Neri Oxman, founder and former director of the Mediated Matter group at the MIT Media Lab, speaks with Wall Street Journal about how the work she started at MIT can impact the future of urban architecture. “As part of our research at MIT, we 3D-printed glass augmented with synthetically engineered microorganisms to produce energy [from the sun],” said Oxman. “This allows us to develop solar-harnessing glass façades that can act as a skin for pre-existing buildings.”

TechCrunch

Arun Saigal SB ’13, MEng ’13 and WeiHua Li ’BS ’14 MA ’15 co-founded Thunkable, an online platform developed to make building mobile apps easier, writes Ingrid Lunden for TechCrunch. “Saigal said that its initial focus was on consumers, which in itself is another big concept of the moment, that of the creator economy and users – not professional publishers and others – creating the content that the mass market is consuming,” writes Lunden.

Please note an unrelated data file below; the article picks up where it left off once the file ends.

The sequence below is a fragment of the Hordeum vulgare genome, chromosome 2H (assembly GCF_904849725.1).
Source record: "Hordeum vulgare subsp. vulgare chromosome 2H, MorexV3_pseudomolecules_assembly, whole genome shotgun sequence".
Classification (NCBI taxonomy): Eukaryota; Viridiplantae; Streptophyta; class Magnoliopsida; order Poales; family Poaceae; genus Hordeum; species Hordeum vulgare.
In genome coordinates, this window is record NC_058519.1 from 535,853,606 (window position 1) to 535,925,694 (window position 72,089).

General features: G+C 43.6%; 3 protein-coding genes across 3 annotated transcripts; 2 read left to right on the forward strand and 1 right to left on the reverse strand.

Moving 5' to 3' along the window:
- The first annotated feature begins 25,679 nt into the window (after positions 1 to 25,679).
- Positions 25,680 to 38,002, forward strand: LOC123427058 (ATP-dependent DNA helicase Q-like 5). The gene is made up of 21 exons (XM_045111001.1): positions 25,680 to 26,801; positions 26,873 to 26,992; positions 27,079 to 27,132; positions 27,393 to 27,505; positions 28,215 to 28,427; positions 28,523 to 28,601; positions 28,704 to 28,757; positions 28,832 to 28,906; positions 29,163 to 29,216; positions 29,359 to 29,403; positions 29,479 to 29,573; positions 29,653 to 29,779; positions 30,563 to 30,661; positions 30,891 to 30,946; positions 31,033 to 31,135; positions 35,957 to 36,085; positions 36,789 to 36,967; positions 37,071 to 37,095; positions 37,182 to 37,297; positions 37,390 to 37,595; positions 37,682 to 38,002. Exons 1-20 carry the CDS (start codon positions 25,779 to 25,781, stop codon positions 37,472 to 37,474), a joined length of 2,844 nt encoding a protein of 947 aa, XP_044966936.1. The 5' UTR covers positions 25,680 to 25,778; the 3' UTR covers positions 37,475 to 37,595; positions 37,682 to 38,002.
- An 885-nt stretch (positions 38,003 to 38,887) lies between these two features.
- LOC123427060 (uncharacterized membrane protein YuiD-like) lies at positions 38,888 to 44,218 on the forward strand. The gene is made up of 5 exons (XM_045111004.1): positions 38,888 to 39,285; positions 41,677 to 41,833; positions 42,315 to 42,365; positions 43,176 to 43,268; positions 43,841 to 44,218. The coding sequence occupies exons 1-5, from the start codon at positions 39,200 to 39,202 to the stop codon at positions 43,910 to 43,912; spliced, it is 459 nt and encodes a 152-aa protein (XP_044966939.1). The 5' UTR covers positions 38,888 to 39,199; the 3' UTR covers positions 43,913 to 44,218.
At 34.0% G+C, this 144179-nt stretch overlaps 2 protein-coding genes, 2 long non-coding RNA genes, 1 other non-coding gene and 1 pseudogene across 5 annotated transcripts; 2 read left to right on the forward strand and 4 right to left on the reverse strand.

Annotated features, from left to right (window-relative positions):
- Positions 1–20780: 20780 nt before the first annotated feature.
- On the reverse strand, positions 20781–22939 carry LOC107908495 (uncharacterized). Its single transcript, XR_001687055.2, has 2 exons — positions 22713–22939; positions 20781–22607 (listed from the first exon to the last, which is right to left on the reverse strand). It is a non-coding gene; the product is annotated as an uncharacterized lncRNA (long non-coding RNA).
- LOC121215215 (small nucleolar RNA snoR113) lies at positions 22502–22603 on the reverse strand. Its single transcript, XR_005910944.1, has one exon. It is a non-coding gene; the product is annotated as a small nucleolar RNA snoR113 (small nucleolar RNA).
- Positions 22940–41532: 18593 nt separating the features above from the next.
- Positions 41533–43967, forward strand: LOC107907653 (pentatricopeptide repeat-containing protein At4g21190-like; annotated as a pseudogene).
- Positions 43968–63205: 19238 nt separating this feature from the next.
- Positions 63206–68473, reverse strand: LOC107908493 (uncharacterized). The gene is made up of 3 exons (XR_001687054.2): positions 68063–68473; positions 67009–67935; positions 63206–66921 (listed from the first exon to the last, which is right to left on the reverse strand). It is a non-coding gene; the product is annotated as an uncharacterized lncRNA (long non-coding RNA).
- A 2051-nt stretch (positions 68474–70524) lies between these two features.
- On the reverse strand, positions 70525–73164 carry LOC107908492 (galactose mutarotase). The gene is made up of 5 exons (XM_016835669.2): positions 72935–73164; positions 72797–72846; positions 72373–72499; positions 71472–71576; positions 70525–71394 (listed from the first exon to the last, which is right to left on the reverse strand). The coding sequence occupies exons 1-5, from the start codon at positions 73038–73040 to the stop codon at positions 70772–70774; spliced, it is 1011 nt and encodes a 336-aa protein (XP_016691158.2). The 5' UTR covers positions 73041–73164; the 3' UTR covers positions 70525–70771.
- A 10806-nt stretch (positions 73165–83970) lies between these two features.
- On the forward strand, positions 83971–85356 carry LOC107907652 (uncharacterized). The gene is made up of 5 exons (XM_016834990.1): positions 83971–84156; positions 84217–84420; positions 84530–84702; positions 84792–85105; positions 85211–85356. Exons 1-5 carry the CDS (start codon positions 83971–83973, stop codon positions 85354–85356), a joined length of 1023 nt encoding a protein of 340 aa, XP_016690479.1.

WBUR

A new report co-authored by Lecturer Eric Robsky Huntley has found that tenants in predominately nonwhite neighborhoods are nearly twice as likely to face eviction than renters in mostly white areas, reports Chris Lisinski for WBUR. “Our takeaway here is that we really have to act now,” says Huntley. “Ensuring an equitable recovery is a critical first step toward securing safe and stable homes for all.”

The Boston Globe

With the announcement of the new MIT Morningside Academy for Design, MIT is looking to create “a hub of resources for the next generation of designers, integrating areas of study such as engineering and architecture in the process,” reports Dana Gerber for The Boston Globe. “This is really going to give us a platform to connect with the world around problems that communities are facing,” explained Prof. John Ochsendorf, who will serve as the academy’s founding director.